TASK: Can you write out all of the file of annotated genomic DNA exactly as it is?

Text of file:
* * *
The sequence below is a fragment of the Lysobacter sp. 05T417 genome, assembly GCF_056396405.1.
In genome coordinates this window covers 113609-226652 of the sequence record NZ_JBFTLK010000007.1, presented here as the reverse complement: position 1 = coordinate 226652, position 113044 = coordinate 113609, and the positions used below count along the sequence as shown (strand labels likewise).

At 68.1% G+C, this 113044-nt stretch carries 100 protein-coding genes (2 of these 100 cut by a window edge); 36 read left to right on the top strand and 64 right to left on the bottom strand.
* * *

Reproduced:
The sequence below is a fragment of the Lysobacter sp. 05T417 genome, assembly GCF_056396405.1.
In genome coordinates this window covers 113609-226652 of the sequence record NZ_JBFTLK010000007.1, presented here as the reverse complement: position 1 = coordinate 226652, position 113044 = coordinate 113609, and the positions used below count along the sequence as shown (strand labels likewise).

At 68.1% G+C, this 113044-nt stretch carries 100 protein-coding genes (2 of these 100 cut by a window edge); 36 read left to right on the top strand and 64 right to left on the bottom strand.